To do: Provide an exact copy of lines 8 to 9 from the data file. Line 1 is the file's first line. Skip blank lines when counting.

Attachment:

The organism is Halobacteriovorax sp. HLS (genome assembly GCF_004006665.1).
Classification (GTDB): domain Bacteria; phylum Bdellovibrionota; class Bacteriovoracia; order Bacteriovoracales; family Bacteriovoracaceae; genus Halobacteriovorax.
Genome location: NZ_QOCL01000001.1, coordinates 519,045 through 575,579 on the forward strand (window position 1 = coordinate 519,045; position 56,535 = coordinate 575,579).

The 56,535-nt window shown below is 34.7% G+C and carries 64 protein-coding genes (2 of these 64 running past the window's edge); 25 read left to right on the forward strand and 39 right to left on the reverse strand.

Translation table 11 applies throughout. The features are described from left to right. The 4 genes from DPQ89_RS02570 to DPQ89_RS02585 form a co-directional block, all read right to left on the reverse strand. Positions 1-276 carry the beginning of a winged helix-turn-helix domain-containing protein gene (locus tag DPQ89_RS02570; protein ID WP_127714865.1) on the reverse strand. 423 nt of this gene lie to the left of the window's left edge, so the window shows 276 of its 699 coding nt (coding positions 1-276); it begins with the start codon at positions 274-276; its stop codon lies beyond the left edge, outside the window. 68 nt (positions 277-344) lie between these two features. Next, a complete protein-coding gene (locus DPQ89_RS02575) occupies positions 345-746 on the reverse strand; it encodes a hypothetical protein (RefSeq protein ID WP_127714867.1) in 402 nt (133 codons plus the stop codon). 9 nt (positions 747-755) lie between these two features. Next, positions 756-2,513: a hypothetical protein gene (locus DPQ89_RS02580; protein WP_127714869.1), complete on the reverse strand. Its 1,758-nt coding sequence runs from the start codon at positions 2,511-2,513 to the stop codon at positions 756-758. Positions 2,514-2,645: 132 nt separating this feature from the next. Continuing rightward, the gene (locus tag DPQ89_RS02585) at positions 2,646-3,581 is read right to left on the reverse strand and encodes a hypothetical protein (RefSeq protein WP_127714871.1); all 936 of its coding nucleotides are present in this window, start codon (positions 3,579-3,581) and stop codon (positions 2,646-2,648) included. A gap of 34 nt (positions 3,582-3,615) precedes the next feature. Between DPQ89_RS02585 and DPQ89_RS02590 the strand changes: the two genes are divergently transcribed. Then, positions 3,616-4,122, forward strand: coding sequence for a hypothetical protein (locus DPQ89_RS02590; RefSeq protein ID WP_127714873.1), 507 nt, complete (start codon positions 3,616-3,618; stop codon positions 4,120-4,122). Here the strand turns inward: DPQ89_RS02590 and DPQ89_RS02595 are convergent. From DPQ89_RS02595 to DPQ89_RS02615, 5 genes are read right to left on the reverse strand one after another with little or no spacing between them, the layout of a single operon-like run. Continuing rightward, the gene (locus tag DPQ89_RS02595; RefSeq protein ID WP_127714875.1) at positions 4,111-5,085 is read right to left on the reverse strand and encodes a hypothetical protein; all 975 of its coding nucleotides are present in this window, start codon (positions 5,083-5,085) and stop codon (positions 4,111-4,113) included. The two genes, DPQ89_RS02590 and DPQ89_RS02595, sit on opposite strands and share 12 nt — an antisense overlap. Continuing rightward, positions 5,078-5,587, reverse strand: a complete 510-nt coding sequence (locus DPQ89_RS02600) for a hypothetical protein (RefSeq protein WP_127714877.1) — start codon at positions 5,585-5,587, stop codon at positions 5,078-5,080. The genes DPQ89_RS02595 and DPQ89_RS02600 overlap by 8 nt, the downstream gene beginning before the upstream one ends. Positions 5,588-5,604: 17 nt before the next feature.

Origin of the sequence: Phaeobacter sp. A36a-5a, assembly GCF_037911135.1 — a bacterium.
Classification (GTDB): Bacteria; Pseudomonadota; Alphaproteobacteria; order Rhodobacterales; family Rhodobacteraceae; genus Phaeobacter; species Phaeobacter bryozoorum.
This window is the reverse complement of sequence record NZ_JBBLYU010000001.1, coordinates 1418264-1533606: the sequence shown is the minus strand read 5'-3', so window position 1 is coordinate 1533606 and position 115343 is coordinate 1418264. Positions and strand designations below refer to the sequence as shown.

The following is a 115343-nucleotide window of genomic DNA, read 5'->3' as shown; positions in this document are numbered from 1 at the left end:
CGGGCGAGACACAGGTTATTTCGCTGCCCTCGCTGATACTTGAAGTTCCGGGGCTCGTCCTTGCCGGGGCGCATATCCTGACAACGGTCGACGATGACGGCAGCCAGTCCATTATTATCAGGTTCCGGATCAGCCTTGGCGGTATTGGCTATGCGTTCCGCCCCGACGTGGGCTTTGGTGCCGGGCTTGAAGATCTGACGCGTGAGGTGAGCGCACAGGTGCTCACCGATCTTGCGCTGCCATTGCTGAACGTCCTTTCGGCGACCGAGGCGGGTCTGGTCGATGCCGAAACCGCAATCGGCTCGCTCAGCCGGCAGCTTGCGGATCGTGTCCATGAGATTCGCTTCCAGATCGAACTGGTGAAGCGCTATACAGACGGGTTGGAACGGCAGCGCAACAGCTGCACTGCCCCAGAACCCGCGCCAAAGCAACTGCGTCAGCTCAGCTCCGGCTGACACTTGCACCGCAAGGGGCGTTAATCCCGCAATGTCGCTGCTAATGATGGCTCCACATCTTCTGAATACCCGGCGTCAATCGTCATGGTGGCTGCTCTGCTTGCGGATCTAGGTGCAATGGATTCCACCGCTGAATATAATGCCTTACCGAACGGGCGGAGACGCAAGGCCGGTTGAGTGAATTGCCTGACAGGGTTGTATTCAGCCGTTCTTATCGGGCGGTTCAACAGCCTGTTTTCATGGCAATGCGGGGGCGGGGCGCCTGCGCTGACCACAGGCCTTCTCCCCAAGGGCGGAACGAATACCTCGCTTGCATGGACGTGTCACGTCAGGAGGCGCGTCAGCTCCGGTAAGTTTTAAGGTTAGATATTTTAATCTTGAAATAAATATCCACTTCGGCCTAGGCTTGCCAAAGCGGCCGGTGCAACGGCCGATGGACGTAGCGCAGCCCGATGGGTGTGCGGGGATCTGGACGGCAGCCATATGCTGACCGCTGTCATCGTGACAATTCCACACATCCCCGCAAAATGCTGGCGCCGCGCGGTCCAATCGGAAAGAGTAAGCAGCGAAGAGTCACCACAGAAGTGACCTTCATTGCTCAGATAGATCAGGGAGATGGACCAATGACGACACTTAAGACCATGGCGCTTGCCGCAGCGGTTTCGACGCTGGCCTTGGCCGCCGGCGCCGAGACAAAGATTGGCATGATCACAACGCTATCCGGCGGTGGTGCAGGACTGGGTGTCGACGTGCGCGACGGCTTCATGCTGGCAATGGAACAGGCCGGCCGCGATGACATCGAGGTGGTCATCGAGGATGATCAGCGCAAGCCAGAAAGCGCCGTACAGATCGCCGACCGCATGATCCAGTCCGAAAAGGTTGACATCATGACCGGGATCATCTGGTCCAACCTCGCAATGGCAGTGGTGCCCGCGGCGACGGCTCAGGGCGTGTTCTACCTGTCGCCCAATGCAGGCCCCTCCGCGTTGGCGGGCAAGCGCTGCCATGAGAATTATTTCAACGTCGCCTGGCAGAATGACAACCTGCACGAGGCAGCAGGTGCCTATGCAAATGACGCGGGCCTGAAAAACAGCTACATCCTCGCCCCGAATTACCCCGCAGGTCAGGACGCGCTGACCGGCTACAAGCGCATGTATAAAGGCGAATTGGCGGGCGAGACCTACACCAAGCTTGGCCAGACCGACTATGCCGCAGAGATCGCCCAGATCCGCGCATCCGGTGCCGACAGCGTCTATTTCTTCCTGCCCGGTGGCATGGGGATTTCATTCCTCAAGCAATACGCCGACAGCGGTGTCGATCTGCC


This window is the reverse complement of sequence record NZ_JBBLYU010000001.1, coordinates 1418264-1533606: the sequence shown is the minus strand read 5'-3', so window position 1 is coordinate 1533606 and position 115343 is coordinate 1418264. Positions and strand designations below refer to the sequence as shown.

The following is a 115343-nucleotide window of genomic DNA, read 5'->3' as shown; positions in this document are numbered from 1 at the left end: